Friday, January 30, 2009

Another Thing to Learn

There's always something new to learn if you're a writer. You have to learn to write, to plot, to plan the book, to flesh out your characters, etc. You have to learn to keep a book bible. You have to learn how to write a query letter and how to pitch. You have to learn to work with an agent and how to read a statement. You have to learn how to market your book, how to ask for cover blurbs, how to conduct a virtual book tour, how to act at a book signing and work with booksellers. The list just goes on and on.

And here's one more that I'm going to add to that list, especially if you're not yet published.

You need to learn to edit. Now, this may sound strange coming from a freelance editor whose job it is to edit author's books. But you need to learn how to do at least the basics for yourself. If you don't, then you're doomed to pay editors to do it for you.

Learning the basics of editing doesn't mean you'll never need an outside editor. If you can't teach yourself, an editor can be a great teacher, in fact. But the more work you put in yourself, the less it will cost you to have a professional edit done. An editor often bases her fees on the time it takes to do the edits. If you do the small stuff, then she charges you less or she has more time to spend on the big stuff and on explaining why she's making changes in your manuscript. And that's important. If an editor just makes changes and doesn't tell you why, then how can you learn and begin to not make mistakes? So look for an editor who will work with you, not just for you.

It's easy if an editor says, "You're using too many -ly adverbs -- cut them and use stronger verbs." You can search your manuscript and change the problem. She might even change one or two to show you what she means, then leave the rest to you so you can learn and avoid making the same mistake in the future.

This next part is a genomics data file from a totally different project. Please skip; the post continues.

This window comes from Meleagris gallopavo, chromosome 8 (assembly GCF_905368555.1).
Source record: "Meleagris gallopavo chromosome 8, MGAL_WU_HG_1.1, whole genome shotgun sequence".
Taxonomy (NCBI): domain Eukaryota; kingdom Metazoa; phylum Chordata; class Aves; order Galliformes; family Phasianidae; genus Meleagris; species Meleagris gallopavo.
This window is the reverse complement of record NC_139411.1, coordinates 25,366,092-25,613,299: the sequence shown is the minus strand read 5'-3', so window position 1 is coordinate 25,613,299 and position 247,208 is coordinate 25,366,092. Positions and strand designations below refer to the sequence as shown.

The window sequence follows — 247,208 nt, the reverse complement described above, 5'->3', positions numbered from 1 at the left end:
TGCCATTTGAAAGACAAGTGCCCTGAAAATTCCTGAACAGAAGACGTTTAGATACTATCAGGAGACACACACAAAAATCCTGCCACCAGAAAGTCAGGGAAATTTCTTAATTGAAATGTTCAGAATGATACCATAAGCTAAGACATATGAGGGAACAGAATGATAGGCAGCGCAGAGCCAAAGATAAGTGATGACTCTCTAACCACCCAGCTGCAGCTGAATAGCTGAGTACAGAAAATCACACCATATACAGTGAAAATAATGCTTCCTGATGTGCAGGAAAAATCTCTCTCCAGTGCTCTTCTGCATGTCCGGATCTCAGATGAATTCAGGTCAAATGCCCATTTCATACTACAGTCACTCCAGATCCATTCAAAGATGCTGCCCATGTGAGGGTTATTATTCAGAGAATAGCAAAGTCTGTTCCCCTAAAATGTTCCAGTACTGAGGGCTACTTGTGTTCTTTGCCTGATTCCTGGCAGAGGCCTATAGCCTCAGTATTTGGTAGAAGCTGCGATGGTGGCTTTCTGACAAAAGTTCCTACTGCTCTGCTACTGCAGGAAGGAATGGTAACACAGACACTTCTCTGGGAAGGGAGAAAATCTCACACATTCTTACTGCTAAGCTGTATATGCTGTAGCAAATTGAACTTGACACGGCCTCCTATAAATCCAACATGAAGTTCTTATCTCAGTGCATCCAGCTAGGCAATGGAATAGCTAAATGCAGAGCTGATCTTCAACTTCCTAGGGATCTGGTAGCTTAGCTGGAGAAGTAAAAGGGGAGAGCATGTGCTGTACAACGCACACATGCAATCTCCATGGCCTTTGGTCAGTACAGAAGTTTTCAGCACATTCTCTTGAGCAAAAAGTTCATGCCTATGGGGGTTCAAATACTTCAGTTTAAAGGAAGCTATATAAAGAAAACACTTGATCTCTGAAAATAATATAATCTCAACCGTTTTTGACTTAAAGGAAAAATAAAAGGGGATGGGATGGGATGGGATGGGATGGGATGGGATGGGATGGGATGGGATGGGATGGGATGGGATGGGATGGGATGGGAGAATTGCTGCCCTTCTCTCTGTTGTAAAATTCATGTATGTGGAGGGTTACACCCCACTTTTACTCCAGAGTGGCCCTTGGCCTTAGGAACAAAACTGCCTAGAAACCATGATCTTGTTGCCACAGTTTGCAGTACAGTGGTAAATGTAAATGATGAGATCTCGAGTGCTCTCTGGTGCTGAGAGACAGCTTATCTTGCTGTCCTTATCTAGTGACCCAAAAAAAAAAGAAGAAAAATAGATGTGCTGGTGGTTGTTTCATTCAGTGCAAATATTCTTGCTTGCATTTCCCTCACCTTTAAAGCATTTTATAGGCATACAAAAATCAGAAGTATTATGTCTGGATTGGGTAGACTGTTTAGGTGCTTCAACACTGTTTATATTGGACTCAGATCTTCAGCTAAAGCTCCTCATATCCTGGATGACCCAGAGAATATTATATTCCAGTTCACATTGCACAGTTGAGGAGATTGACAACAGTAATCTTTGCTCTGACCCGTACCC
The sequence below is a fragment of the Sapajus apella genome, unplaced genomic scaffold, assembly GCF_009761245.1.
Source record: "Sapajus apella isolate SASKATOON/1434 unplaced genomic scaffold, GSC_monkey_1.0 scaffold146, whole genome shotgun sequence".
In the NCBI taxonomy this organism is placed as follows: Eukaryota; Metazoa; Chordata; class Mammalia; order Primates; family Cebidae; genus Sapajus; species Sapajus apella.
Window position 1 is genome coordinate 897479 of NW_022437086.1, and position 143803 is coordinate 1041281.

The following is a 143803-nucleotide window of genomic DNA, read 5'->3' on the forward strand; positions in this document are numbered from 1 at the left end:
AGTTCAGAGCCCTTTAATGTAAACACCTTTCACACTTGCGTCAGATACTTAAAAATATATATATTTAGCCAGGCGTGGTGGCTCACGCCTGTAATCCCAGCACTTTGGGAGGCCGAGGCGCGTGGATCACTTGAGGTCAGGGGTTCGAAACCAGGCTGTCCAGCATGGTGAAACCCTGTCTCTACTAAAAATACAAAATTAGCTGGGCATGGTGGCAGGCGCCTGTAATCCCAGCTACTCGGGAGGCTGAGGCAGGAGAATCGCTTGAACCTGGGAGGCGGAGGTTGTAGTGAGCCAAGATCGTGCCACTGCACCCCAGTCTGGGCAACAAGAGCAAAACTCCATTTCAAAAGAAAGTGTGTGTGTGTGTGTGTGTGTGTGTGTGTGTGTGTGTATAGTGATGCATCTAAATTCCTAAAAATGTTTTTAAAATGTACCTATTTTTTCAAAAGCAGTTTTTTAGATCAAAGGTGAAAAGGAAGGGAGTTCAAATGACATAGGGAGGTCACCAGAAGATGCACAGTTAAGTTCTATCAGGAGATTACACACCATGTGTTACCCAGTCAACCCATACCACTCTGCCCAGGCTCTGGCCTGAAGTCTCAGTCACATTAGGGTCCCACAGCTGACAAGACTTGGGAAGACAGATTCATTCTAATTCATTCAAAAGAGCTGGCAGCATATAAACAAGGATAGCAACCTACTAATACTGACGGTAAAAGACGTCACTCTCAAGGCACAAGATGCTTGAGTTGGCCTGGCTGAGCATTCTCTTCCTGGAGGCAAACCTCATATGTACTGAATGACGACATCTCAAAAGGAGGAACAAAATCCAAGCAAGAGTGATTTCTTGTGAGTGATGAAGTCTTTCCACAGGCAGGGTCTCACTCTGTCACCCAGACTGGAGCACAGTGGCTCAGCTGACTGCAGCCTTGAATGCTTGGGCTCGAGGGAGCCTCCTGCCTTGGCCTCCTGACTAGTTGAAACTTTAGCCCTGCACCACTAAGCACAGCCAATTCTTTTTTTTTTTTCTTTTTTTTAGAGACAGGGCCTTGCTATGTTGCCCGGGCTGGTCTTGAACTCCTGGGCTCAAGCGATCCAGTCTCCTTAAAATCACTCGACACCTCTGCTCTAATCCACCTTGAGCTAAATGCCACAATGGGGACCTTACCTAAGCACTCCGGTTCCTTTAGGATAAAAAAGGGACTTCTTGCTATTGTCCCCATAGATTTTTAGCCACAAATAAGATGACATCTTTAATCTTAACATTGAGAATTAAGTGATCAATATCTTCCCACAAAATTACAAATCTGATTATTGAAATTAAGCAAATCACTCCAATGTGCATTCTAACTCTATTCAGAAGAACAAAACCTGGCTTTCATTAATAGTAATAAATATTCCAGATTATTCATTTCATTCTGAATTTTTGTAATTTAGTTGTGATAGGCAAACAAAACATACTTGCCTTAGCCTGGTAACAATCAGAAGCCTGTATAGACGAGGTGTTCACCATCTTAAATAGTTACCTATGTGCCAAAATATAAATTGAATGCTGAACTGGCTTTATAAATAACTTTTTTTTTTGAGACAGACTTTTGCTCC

It's less easy if the editor says, "This passage bothers me. This is why. I think you need to rewrite this so that it does such and such." Trust me, it's better if she does this than if she rewrites it for you. You re-work it, send it back to her, and she says, "yes, that's much better." Then you've learned and you'll be a better writer for it.


  1. Good advice! Writers always ask me "How much does an editor cost?" and I respond with "Depends on the level of editing required!" I've used two editors and learned from each how to correct my own mistakes ahead of time.

    L. Diane Wolfe

  2. Hi Helen-

    What a money saving post from you.

    There's a breed of author you haven't mentioned here--one that I've run into more than once and turned away. It's the author who feels that her writing doesn't need to be edited because she is a...
    linguist, Phd (I love that one),
    seasoned writer, previously published,or English teacher.

    These folks don't even get to fill out my app.

    Stephanie Barko
    Literary Publicist
    "Authors indigenous to the American West"

  3. Diane, it sounds like you had great editors. No one wants to keep making the same mistakes, but if your editor doesn't tell you what you're doing wrong, it's difficult to change.

  4. Makes you wonder, Stephanie, why they hire an editor, unless they think the editor will come back with no edits and that will stroke their ego. And if it's not an editor they've hired, but one with their publisher, then they won't be long there if they refuse to accept the edits or at least work with the editor.

  5. Great advice, Helen. I have learned so much from the great editors who went over my work early on. And I know my work still needs to be gone over by another professional editor because there are things I miss in my own work.

  6. It's not always easy to listen to what a critique partner or an editor says, but if you can step back, take a breath, and look at it with as much objectivity as you can muster, usually you'll take some value from what others tell you. I'm like you, Maryann, I've learned from others.

  7. Excellent post. Agree totally, and in fact learning how to self-edit well improves your writing.

  8. I agree, Marvin. The more you can self-edit, the stronger your writing will be.

  9. I'm in awe of the editors I have turned to - both friends and professionals. If only I'd paid more attention during grammar classes!

    Jane Kennedy Sutton

  10. Like the cliche - instead of giving people fish, teach them to fish.

    Morgan Mandel

  11. Jane, I've found that 99% of the people I have turned to for help with my work have become friends. (I can think of only 1 exception.)

    And I consider all the people I have edited for as friends. You'd have to ask them if they feel that way!

  12. I hadn't thought of that, Morgan, but it certainly fits!

  13. That's great advice. I have a wonderful editor. I learn something new from her everyday.

    Joan De La Haye


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